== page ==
“Not only did I know the kids, but we all knew the families. The families were intertwined,” he says, adding, “Still to this day, that is my preference: small, tight communities.”

JM’s family moved to Victoria when he was 19, and after trying out life in Vancouver and Vernon, he’s happy to have recently returned to what he has determined will be his forever home.

“I’ve worked very hard to come back to the island,” he says. “I don’t plan on leaving.”

BusinesscarsFashion

Get local stories you won't find anywhere else right to your inbox.
Sign up here

Just Posted

The Lion’s Fountain sprayed serenely in the middle of Cranna Lake in Lacombe on Friday, June 24, 2016. (Zachary Cormier/Lacombe Express)
City of Lacombe updates stormwater pond policy from 2012

The approved policy outlines the monitoring of three publicly managed ponds

Alberta’s chief medical officer of health, Dr. Deena Hinshaw, announced the province surpasses one million COVID-19 tests Friday. (Photo by Chris Schwarz/Government of Alberta)
COVID-19: Central zone active cases up by 100 in last 24 hours

Most central Alberta communities under province’s enhanced measures list

.
Alberta confirmed more than 1,500 COVID-19 cases Sunday

Central zone active cases slightly up

A nurse gets a swab ready at a temporary COVID-19 test clinic in Montreal, on Friday, May 15, 2020. Health Canada has reversed course on home test kits for COVID-19, saying it will now review applications for such devices. THE CANADIAN PRESS/Paul Chiasson
Kyle Charles poses for a photo in Edmonton on Friday, Nov. 20, 2020. Marvel Entertainment, the biggest comic book publisher in the world, hired the 34-year-old First Nations illustrator as one of the artists involved in Marvel Voice: Indigenous Voices #1 in August. THE CANADIAN PRESS/Jason Franson
VIDEO: Indigenous illustrator of new Marvel comic hopes Aboriginal women feel inspired

Kyle Charles says Indigenous women around the world have reached out

Prime Minister Justin Trudeau speak to the media about the COVID-19 virus outside Rideau Cottage in Ottawa, Friday, Nov. 20, 2020. THE CANADIAN PRESS/Adrian Wyld
Canada’s inability to manufacture vaccines in-house will delay distribution: Trudeau

First doses of COVID-19 vaccine expected in first few months of 2021, prime minister says

This undated photo issued by the University of Oxford shows of vial of coronavirus vaccine developed by AstraZeneca and Oxford University, in Oxford, England. Pharmaceutical company AstraZeneca said Monday Nov. 23, 2020, that late-stage trials showed its coronavirus vaccine was up to 90% effective, giving public health officials hope they may soon have access to a vaccine that is cheaper and easier to distribute than some of its rivals. (University of Oxford/John Cairns via AP)
VIDEO: How do the leading COVID vaccines differ? And what does that mean for Canada?

All three of the drug companies are incorporating novel techniques in developing their vaccines

Ilaria Rubino is shown in this undated handout image at University of Alberta. Alberta researcher Rubino has developed technology allowing mostly salt to kill pathogens in COVID-19 droplets as they land on a mask. THE CANADIAN PRESS/HO-University of Alberta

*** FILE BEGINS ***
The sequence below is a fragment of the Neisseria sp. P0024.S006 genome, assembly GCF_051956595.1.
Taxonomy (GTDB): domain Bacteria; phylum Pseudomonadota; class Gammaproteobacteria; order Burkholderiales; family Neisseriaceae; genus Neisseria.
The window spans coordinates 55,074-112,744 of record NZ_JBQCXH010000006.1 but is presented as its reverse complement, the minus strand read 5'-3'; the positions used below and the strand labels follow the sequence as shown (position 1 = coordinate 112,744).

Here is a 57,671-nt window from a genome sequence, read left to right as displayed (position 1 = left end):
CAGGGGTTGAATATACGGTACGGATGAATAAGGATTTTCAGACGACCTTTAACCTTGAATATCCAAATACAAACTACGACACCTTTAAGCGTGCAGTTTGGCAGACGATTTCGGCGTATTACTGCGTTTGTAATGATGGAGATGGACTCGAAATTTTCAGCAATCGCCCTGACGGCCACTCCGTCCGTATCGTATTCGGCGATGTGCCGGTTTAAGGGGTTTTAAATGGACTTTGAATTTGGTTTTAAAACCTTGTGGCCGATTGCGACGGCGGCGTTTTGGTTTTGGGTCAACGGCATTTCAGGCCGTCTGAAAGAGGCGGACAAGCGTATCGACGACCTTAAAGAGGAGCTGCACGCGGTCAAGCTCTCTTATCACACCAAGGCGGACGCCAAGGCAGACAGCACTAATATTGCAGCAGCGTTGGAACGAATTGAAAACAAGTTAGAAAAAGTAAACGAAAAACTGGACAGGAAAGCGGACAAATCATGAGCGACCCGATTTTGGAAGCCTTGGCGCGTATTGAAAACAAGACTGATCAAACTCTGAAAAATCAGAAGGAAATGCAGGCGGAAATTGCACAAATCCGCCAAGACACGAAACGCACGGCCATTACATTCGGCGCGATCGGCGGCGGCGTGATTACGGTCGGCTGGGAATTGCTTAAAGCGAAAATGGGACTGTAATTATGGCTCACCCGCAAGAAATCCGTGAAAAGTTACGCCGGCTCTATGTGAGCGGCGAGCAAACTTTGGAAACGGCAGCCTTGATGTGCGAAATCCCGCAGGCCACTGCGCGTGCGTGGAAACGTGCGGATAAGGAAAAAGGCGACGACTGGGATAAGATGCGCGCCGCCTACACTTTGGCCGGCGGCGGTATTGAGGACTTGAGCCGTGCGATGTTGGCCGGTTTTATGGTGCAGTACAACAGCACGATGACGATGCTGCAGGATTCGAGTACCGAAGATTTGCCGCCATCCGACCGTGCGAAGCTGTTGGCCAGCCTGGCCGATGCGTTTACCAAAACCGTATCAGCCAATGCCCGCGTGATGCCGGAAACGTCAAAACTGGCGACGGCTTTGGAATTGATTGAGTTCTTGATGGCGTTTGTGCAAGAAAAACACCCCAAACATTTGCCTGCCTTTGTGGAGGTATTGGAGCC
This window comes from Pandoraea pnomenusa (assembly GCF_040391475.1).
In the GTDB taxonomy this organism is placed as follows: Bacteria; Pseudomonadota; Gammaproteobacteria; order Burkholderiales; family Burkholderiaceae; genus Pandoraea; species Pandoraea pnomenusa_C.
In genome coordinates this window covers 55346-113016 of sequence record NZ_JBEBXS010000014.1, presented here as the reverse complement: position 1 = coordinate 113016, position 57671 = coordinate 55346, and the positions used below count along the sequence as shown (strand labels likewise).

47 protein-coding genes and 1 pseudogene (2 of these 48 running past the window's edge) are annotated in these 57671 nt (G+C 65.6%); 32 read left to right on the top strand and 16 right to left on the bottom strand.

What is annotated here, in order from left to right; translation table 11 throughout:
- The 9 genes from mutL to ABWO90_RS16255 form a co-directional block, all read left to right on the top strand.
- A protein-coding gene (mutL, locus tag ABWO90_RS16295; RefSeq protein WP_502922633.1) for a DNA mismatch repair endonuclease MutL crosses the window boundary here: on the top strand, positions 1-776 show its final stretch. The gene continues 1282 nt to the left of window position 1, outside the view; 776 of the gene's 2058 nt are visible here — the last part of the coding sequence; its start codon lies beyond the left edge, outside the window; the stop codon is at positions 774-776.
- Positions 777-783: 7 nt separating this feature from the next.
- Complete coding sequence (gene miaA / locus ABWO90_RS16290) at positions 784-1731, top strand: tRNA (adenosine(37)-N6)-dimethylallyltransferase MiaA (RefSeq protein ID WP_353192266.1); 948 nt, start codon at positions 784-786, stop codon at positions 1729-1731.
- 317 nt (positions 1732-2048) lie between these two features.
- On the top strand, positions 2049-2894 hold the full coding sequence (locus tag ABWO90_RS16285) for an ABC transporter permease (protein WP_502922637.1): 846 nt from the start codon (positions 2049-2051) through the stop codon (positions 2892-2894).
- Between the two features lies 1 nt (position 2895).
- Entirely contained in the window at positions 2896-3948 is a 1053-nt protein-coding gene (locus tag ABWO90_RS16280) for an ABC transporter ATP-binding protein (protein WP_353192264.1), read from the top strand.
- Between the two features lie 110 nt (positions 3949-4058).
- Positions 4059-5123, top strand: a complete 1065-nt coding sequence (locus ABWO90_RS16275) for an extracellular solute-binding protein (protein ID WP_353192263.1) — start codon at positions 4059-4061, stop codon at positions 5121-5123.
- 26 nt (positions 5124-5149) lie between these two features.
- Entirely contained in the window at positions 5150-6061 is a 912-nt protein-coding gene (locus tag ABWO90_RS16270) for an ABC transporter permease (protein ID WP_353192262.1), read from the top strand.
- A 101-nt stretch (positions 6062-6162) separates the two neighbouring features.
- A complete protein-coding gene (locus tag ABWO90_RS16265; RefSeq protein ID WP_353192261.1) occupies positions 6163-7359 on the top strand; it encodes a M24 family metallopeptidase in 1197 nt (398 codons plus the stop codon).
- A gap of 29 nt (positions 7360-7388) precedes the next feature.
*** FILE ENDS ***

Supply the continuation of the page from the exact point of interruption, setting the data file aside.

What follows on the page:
Alberta researcher gets award for COVID-19 mask innovation

The salt-coated mask is expected to be available commercially next year after regulatory approval.

Russ and Luanne Carl are sharing about their experiences of fighting COVID-19 this past summer. (Photo submitted)
Stettler couple opens up about COVID-19 battle

Luanne and Russ Carl urge others to bolster personal safety measures amidst ongoing pandemic

This 2019 photo provided by The ALS Association shows Pat Quinn. Quinn, a co-founder of the viral ice bucket challenge, died Sunday, Nov. 22, 2020, at the age of 37. (Scott Kauffman/The ALS Association via AP)
Co-founder of viral ALS Ice Bucket Challenge dies at 37

Pat Quinn was diagnosed with Lou Gehrig’s disease, also known as amyotrophic lateral sclerosis, in 2013

Minister of Justice and Attorney General of Canada David Lametti speaks with the media following party caucus in Ottawa, Tuesday, January 28, 2020. THE CANADIAN PRESS/Adrian Wyld
Exclusion of mental health as grounds for assisted death is likely temporary: Lametti

Senators also suggested the exclusion renders the bill unconstitutional

Claudio Mastronardi, Toronto branch manager at Carmichael Engineering, is photographed at the company’s offices in Mississauga, Ont., Thursday, Nov. 19, 2020. As indoor air quality becomes a major concern in places of business, HVAC companies are struggling to keep up with demand for high quality filtration systems. THE CANADIAN PRESS/Chris Young
Business is booming for HVAC companies as commercial buildings see pandemic upgrades

‘The demand right now is very high. People are putting their health and safety ahead of cost’

Prime Minister Justin Trudeau speak to the media about the COVID-19 virus outside Rideau Cottage in Ottawa, Friday, Nov. 20, 2020. THE CANADIAN PRESS/Adrian Wyld
Long-awaited federal rent subsidy program for businesses hurt by COVID-19 opens today

The new program will cover up to 65 per cent of rent or commercial mortgage interest

Most Read